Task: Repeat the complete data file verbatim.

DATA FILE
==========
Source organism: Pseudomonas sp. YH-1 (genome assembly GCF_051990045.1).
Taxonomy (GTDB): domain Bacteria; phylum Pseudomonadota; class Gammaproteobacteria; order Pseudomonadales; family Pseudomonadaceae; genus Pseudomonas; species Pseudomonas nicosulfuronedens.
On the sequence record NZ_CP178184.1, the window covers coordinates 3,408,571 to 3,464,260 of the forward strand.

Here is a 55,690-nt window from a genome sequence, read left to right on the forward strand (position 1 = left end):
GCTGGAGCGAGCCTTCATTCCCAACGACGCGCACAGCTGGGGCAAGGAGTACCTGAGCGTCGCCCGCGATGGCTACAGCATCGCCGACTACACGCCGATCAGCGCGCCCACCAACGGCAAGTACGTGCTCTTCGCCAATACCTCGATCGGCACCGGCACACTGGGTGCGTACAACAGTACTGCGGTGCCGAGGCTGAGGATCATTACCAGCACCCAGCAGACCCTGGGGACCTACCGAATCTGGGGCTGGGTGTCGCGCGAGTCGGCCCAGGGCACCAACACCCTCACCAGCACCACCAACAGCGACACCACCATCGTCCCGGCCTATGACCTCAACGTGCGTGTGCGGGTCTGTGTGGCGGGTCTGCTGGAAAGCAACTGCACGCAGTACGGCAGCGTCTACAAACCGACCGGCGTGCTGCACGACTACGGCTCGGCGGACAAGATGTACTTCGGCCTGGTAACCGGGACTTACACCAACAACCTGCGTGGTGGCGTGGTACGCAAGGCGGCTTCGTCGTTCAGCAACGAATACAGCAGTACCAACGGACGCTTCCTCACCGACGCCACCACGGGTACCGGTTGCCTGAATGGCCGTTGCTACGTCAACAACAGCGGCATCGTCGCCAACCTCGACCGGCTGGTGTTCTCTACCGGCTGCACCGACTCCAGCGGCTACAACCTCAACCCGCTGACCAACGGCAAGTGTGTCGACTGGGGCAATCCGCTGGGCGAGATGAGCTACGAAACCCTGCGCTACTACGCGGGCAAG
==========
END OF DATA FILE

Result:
Source organism: Pseudomonas sp. YH-1 (genome assembly GCF_051990045.1).
Taxonomy (GTDB): domain Bacteria; phylum Pseudomonadota; class Gammaproteobacteria; order Pseudomonadales; family Pseudomonadaceae; genus Pseudomonas; species Pseudomonas nicosulfuronedens.
On the sequence record NZ_CP178184.1, the window covers coordinates 3,408,571 to 3,464,260 of the forward strand.

Here is a 55,690-nt window from a genome sequence, read left to right on the forward strand (position 1 = left end):
GCTGGAGCGAGCCTTCATTCCCAACGACGCGCACAGCTGGGGCAAGGAGTACCTGAGCGTCGCCCGCGATGGCTACAGCATCGCCGACTACACGCCGATCAGCGCGCCCACCAACGGCAAGTACGTGCTCTTCGCCAATACCTCGATCGGCACCGGCACACTGGGTGCGTACAACAGTACTGCGGTGCCGAGGCTGAGGATCATTACCAGCACCCAGCAGACCCTGGGGACCTACCGAATCTGGGGCTGGGTGTCGCGCGAGTCGGCCCAGGGCACCAACACCCTCACCAGCACCACCAACAGCGACACCACCATCGTCCCGGCCTATGACCTCAACGTGCGTGTGCGGGTCTGTGTGGCGGGTCTGCTGGAAAGCAACTGCACGCAGTACGGCAGCGTCTACAAACCGACCGGCGTGCTGCACGACTACGGCTCGGCGGACAAGATGTACTTCGGCCTGGTAACCGGGACTTACACCAACAACCTGCGTGGTGGCGTGGTACGCAAGGCGGCTTCGTCGTTCAGCAACGAATACAGCAGTACCAACGGACGCTTCCTCACCGACGCCACCACGGGTACCGGTTGCCTGAATGGCCGTTGCTACGTCAACAACAGCGGCATCGTCGCCAACCTCGACCGGCTGGTGTTCTCTACCGGCTGCACCGACTCCAGCGGCTACAACCTCAACCCGCTGACCAACGGCAAGTGTGTCGACTGGGGCAATCCGCTGGGCGAGATGAGCTACGAAACCCTGCGCTACTACGCGGGCAAG